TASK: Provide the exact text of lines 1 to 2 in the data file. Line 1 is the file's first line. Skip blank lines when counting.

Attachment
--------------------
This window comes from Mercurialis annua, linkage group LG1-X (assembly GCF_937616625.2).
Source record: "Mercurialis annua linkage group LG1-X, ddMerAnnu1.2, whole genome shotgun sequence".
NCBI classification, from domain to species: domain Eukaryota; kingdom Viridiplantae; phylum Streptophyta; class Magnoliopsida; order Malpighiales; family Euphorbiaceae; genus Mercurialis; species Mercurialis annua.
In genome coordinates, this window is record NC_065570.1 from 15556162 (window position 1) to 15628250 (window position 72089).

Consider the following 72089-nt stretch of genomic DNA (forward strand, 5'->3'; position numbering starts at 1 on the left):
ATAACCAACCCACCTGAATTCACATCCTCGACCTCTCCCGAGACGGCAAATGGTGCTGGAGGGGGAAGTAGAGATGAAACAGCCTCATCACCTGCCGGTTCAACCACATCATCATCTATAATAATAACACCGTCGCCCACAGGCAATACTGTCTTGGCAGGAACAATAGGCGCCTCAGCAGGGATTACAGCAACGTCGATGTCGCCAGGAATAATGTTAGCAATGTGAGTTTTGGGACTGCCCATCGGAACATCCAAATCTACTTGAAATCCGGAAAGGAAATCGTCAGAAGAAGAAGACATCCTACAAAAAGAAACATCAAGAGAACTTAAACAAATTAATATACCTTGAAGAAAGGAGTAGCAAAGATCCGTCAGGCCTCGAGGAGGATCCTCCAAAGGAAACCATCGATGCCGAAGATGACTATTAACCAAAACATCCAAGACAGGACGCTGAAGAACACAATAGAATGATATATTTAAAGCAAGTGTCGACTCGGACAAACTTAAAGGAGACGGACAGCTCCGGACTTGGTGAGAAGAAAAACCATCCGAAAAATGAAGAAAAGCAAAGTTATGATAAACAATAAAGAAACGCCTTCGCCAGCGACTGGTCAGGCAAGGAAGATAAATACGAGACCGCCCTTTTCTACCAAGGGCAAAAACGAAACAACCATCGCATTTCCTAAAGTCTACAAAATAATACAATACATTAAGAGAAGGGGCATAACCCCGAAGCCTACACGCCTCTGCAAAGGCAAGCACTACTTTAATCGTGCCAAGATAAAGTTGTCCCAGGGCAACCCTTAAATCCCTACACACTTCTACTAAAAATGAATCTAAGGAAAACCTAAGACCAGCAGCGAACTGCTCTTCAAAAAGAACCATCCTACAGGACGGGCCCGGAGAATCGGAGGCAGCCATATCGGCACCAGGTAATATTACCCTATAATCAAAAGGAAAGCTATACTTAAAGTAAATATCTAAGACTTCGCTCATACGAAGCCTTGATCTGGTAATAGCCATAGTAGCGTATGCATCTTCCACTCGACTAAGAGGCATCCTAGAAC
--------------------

This window comes from Mercurialis annua, linkage group LG1-X (assembly GCF_937616625.2).
Source record: "Mercurialis annua linkage group LG1-X, ddMerAnnu1.2, whole genome shotgun sequence".